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Observing epigenetic changes in cells is to observe their reactions to circumstances, as epigenetic mechanisms determine the timing and amount of proteins produced from their genetic blueprints. Protein levels are the switches and dials of the machinery of the cell, determining behavior. These epigenetic changes have consequences, but it is important to remember that they are not root causes. They are a middle portion in a longer process, and thus most likely not the best place to intervene. The present state of technology makes it much easier to examine epigenetic changes than to trace back to root causes, unfortunately, which might tend to bias the medical development emerging from the research community towards less useful approaches.
The primary neuropathological signs of Alzheimer’s disease (AD) are intraneuronal neurofibrillary tangles and extracellular β-amyloid (Aβ) plaques, along with accompanying synaptic and neuronal loss. In general, the distribution of neurofibrillary tangles in the AD brain follows a stereotypic pattern; beginning in the entorhinal/perirhinal cortex, progressing to limbic structures including the hippocampus, and then finally spreading neocortically across the frontal, temporal, and parietal cortex. Loss of neurons and severity of cognitive impairments in AD correspond closely with the burden of tangle pathology.
The neurodegenerative process is also mediated by excessive production and accumulation of Aβ peptides forming plaques. Generation of pathogenic Aβ peptides requires β-secretase (BACE1), which cleaves amyloid precursor protein (APP); the rate-limiting step in Aβ production. Synaptic dysfunction in AD, which is evident long before substantial neuronal loss, has been attributed to elevated BACE1 levels prompting the overproduction of toxic Aβ at synaptic terminals. Recently, it has been demonstrated that Aβ plaques create an environment that enhances the aggregation of tau, which in turn forms intracellular neurofibrillary tangles. Consequently, Aβ and neurofibrillary tangles jointly cooperate in the progression of AD. However, AD is not a normal part of aging and the biological mechanisms causing some individuals, but not others, to develop disease pathology remain unclear.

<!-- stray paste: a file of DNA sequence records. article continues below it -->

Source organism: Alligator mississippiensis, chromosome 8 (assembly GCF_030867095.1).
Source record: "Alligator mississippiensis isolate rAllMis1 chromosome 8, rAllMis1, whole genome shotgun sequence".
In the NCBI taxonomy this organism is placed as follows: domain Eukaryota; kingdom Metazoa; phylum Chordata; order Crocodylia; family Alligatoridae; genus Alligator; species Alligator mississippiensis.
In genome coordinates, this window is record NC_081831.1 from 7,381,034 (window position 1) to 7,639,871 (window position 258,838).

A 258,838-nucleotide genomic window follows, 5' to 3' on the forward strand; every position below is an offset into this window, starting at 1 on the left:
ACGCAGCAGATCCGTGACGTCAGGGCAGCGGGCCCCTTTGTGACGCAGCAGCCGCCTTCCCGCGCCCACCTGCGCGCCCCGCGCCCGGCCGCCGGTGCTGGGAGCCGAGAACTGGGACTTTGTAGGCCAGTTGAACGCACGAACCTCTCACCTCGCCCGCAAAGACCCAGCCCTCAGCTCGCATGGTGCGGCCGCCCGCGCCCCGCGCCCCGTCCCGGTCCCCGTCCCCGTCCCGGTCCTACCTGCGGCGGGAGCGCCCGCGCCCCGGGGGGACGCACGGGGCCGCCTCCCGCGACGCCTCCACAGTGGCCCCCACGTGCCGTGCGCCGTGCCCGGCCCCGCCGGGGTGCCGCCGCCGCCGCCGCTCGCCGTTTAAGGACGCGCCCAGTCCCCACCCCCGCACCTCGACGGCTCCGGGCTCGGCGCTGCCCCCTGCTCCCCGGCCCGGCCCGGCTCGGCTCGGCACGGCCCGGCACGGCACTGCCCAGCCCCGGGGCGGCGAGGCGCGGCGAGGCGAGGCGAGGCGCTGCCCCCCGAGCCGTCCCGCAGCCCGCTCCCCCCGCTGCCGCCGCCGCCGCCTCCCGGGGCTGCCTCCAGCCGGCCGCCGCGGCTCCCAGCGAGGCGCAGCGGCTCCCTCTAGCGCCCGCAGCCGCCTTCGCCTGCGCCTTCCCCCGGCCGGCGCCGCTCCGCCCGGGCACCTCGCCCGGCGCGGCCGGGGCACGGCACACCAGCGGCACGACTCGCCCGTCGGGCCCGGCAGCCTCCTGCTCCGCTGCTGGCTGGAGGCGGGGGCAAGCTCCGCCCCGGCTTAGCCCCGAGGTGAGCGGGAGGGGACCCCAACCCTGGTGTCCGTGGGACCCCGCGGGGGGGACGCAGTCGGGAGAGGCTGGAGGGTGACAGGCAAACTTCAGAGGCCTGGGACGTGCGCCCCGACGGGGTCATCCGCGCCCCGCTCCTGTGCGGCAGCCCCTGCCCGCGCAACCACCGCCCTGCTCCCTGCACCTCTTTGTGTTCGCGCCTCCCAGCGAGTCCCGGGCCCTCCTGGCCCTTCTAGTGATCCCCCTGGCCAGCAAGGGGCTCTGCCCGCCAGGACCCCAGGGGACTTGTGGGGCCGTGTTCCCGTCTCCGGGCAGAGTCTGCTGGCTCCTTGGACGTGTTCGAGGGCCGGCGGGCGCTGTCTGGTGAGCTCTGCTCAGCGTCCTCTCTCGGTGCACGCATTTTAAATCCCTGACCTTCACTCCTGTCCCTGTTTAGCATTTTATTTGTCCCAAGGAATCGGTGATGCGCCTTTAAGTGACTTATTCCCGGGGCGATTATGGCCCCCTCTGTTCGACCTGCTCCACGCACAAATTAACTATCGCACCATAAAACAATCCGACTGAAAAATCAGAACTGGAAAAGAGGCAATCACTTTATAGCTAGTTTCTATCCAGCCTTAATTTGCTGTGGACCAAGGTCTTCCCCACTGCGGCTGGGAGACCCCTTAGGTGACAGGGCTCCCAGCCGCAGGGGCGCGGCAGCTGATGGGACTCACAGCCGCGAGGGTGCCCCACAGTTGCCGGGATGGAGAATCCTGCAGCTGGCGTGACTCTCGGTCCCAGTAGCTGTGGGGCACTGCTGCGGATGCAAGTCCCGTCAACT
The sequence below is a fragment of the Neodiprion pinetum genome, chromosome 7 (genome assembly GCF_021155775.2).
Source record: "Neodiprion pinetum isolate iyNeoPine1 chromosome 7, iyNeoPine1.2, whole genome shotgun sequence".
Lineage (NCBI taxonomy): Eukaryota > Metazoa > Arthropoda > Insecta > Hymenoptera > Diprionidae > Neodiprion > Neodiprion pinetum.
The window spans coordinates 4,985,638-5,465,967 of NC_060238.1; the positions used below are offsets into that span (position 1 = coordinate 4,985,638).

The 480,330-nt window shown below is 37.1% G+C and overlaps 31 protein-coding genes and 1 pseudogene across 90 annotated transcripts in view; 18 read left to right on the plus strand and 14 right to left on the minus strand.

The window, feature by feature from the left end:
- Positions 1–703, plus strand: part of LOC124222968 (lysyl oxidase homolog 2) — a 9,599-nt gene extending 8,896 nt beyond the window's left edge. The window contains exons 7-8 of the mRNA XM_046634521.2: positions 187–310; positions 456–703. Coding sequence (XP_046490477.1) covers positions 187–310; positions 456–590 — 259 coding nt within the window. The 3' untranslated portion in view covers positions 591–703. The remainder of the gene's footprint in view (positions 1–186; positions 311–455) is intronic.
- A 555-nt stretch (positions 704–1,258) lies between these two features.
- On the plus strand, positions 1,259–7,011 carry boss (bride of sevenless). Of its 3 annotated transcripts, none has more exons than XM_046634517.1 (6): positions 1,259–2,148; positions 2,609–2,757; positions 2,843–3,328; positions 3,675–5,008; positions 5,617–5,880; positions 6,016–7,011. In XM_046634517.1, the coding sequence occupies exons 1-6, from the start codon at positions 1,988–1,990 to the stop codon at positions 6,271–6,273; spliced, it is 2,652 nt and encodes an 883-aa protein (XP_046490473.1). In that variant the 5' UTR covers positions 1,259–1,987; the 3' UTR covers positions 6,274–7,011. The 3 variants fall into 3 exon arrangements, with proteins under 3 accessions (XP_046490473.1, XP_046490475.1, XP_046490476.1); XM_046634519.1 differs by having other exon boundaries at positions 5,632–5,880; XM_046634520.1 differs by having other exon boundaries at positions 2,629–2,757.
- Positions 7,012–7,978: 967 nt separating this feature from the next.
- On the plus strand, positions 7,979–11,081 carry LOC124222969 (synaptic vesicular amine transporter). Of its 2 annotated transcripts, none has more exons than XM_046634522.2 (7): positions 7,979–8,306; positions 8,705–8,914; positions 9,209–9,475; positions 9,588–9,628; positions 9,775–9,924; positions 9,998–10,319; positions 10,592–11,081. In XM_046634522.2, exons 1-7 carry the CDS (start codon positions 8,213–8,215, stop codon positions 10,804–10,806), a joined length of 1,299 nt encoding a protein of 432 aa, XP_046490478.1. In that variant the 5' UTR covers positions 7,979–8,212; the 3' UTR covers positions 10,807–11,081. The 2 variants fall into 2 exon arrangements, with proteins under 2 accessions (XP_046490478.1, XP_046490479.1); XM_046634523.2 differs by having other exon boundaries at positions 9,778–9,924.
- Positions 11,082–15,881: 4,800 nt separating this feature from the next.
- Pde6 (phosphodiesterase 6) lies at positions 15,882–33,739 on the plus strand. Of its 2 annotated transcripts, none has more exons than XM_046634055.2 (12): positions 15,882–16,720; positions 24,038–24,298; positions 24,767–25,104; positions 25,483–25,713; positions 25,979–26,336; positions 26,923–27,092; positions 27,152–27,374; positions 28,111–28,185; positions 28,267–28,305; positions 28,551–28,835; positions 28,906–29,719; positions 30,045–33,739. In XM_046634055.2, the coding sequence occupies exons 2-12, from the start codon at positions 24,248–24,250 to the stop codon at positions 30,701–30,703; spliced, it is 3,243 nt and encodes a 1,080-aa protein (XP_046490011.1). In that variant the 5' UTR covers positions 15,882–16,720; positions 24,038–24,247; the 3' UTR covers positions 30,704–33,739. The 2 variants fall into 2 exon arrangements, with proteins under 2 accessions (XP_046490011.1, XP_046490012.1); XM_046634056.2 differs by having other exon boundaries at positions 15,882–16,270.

Epigenetic mechanisms could contribute to AD, as many manifestations of aging, including age-dependent diseases, have an epigenetic basis. Epigenetic marks like DNA methylation regulate gene transcription, are responsive to environmental changes, and show widespread remodeling during aging. Enhancers are genomic elements that modulate the complex spatial and temporal expression of genes, and are subject to epigenetic regulation. Prior genome-wide studies examining DNA methylation changes in the AD brain report a significant overlap between differential methylation and enhancer elements, suggesting that epigenetic disruption of enhancer function contributes to AD. Hence, in this study we perform a genome-wide analysis of DNA methylation at enhancers in neurons from AD brain.
We identify 1224 differentially methylated enhancer regions; most of which are hypomethylated in AD neurons. Methylation losses occur in normal aging neurons, but are accelerated in AD. Integration of epigenetic and transcriptomic data demonstrates a pro-apoptotic reactivation of the cell cycle in post-mitotic AD neurons. Furthermore, AD neurons have a large cluster of significantly hypomethylated enhancers in the DSCAML1 gene that targets BACE1. Hypomethylation of these enhancers in AD is associated with an upregulation of BACE1 transcripts and an increase in amyloid plaques, neurofibrillary tangles, and cognitive decline.